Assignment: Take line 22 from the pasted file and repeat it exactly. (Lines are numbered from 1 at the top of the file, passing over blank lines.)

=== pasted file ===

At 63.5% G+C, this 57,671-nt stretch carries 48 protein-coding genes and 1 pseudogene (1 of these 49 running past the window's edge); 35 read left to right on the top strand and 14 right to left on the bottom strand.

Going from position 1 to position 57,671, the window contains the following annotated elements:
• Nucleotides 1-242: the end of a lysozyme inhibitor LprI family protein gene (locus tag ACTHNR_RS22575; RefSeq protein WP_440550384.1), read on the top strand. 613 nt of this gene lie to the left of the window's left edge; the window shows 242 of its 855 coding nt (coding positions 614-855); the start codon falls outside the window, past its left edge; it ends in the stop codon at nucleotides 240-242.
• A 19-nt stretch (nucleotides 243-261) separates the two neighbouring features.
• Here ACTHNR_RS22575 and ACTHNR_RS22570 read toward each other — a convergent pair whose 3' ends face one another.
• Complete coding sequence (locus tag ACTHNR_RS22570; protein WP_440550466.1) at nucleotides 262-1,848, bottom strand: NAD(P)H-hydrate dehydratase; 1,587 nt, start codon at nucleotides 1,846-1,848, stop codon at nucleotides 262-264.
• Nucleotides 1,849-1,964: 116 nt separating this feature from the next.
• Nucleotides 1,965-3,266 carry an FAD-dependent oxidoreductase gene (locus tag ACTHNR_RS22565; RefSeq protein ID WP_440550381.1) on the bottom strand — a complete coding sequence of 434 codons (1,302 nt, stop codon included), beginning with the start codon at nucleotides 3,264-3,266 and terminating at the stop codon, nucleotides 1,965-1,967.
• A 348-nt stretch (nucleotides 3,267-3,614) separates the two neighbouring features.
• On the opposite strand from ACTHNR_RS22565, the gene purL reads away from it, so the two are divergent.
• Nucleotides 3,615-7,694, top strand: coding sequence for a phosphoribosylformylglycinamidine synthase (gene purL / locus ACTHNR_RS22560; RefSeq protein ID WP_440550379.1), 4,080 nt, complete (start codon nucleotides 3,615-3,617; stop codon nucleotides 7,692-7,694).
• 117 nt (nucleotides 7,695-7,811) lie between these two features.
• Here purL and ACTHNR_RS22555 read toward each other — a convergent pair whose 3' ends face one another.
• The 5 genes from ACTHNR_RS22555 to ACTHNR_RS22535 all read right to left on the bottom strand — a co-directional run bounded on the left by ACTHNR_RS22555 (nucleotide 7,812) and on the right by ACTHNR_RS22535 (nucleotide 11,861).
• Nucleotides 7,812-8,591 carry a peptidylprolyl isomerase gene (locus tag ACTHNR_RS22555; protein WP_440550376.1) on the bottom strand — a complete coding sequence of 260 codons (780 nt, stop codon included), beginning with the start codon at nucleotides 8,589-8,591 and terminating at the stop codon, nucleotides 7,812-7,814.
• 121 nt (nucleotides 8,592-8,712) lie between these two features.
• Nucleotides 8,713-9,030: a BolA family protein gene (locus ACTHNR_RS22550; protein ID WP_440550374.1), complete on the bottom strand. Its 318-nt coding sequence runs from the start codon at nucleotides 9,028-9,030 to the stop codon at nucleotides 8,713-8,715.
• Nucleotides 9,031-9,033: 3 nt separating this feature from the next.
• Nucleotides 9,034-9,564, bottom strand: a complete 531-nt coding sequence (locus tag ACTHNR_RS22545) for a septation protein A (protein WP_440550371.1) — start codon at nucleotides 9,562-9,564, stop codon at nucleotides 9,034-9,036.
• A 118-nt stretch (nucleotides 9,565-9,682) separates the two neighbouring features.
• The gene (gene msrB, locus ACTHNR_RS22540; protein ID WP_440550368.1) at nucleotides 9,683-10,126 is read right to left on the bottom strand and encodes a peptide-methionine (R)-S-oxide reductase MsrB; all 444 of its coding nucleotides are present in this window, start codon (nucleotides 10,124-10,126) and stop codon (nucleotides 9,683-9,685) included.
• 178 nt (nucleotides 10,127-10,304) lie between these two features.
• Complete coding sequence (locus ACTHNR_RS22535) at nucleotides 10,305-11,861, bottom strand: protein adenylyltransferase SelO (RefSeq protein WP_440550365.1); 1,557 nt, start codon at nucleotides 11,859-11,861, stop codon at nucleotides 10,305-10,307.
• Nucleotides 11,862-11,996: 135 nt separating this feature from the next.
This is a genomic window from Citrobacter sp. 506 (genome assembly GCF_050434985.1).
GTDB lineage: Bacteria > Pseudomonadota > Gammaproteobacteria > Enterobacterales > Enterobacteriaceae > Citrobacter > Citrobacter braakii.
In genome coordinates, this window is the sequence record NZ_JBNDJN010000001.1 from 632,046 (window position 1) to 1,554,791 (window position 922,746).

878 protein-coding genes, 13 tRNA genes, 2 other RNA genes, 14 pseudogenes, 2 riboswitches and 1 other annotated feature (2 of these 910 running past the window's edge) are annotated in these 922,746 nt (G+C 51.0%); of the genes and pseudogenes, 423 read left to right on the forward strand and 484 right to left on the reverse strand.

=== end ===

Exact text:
• 178 nt (nucleotides 10,127-10,304) lie between these two features.